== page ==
Advocates are pushing for legislation that would enable motel and doubled-up families to obtain HUD services like shelter and transitional housing. A technical redefinition of homelessness could impact thousands of families: about 470,000 children eligible for education-related services have been excluded from HUD programs, according to the National Association for the Education of Homeless Children and Youth. The organization’s policy director, Barbara Duffield, said now is the time to expose previously neglected needs.
“Right now, it’s ludicrous for somebody to say that someone who’s been evicted, who’s been foreclosed, who’s temporarily staying on someone’s floor, is not homeless,” she said. “And from a youth development perspective, they’re absolutely in crisis. They’re absolutely homeless.”
As the economic crisis plows through marginalized communities, advocacy groups are seeking a paradigm shift in the country’s housing policy—moving past the rhetoric of the “ownership society” and recognizing
the critical role of affordable rental housing and social supports for low-income families. One step forward,
advocates say, would be a funding injection for the recently established federal housing trust fund, which would support housing development for lower-income households. State and city governments have already seeded similar, smaller-scale programs to fund affordable housing opportunities. Federal financing could build on efforts to revive blighted houses in Cleveland, for instance, under a “land bank” initiative that enables the county to take over and rehabilitate foreclosed properties as a public investment.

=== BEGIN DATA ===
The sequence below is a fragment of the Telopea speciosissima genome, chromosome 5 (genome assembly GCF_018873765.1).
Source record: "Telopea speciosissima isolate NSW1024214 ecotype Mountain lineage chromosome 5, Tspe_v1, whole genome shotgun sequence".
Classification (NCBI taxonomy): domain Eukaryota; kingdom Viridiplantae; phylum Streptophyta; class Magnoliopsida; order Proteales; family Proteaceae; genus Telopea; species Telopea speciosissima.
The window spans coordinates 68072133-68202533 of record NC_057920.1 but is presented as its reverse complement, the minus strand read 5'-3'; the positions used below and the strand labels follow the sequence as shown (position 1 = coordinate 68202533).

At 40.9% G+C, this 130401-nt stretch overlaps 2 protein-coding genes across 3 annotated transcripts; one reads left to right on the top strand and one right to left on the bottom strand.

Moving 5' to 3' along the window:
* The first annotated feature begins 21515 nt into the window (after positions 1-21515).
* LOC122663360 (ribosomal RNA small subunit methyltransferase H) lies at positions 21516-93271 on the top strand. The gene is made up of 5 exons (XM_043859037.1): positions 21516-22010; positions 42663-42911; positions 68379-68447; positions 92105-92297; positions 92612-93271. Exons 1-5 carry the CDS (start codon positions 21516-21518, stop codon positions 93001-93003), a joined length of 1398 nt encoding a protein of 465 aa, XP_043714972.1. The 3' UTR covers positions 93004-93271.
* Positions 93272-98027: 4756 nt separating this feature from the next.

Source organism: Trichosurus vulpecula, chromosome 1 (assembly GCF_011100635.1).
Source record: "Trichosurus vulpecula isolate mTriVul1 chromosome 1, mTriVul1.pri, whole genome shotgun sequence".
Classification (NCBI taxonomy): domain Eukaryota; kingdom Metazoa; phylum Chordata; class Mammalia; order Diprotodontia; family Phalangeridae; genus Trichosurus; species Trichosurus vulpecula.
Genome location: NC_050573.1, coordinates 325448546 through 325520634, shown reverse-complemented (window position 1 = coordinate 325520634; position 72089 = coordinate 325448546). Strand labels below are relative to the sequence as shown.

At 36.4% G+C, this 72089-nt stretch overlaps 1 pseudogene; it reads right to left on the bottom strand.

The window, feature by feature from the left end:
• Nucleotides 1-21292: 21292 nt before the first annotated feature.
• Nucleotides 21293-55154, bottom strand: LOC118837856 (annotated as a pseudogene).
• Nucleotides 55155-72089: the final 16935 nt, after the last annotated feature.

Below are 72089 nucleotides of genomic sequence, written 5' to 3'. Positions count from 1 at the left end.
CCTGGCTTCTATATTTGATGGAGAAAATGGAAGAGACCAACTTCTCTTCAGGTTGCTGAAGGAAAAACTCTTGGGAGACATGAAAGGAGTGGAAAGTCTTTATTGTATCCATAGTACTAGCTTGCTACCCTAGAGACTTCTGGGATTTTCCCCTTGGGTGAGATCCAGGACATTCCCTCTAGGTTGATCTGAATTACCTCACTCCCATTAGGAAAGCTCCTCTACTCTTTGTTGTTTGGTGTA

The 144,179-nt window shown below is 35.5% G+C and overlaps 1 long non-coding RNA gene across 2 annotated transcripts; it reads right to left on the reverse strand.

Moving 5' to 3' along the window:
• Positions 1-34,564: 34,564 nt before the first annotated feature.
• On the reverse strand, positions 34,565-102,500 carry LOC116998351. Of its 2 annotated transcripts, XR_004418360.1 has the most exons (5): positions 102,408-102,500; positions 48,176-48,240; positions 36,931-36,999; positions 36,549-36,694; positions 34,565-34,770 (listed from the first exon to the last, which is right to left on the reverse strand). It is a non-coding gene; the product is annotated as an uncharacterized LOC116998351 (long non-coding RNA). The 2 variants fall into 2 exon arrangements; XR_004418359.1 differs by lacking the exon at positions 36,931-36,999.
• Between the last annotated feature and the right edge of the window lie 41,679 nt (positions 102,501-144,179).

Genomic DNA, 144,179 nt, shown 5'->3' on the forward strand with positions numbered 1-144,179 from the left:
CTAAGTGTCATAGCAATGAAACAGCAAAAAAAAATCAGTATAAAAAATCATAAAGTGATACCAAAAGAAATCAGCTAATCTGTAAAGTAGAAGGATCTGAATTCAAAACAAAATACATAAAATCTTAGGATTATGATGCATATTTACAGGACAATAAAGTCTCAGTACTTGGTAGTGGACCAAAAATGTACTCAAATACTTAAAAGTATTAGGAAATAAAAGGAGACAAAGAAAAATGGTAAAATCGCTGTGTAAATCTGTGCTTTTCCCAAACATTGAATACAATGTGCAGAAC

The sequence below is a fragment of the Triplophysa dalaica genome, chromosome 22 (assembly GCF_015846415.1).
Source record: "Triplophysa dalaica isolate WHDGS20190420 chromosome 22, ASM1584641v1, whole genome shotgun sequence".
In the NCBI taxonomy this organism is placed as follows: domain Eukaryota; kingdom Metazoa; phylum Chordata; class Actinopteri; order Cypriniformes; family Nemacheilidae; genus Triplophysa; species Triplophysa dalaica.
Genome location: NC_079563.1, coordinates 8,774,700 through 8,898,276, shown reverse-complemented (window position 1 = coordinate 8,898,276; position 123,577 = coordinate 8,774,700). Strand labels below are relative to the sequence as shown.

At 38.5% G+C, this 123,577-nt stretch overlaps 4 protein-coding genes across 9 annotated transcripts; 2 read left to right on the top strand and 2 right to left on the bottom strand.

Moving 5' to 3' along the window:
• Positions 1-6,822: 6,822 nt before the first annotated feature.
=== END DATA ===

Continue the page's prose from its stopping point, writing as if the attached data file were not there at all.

Meanwhile, community organizers are forging new paths in the ravaged landscape of the foreclosure crisis by exposing the paradox of scarcity and excess in the housing system. Grassroots activists have launched civil disobedience campaigns in several cities to encourage foreclosed homeowners to squat in their houses in protest.
In Miami, Take Back the Land, a campaign focused on the Black community, has seized vacant properties and moved in local homeless families. Through direct actions, the group ties political empowerment to reclaiming control of community resources.
“We’ve got too many empty houses, and we got too many people who have nowhere to live,” said Max Rameau, a campaign organizer.
In Rameau’s view, displacement in communities of color has historically taken myriad forms, from homelessness to gentrification to foreclosures—but the underlying crisis is about self-determination.
“The real issue is that we don’t have control over the land upon which we sit, live, worship, work and play,” he said, adding, “We have to get down to the core of what the problem is.”
In February, activists with Take Back the Land and other local groups stood alongside the Trody family on their foreclosed property. Reporters and police stood by, too, watching the family reenter their home of more than 20 years as “trespassers,” defying the bank that had just seized ownership of the house.
Trody hoped to hold onto her mother’s house and arrange to make payments the family could afford. But she saw a broader struggle beyond her home’s walls. “Maybe we can make the change,” she said. “Maybe we can make this stop happening for the next person. ‘Cause I don’t want to see nobody go through this pain and the hurt
that I’m going through.”
Michelle Chen is a freelance writer in New York and a blogger at RaceWire.org.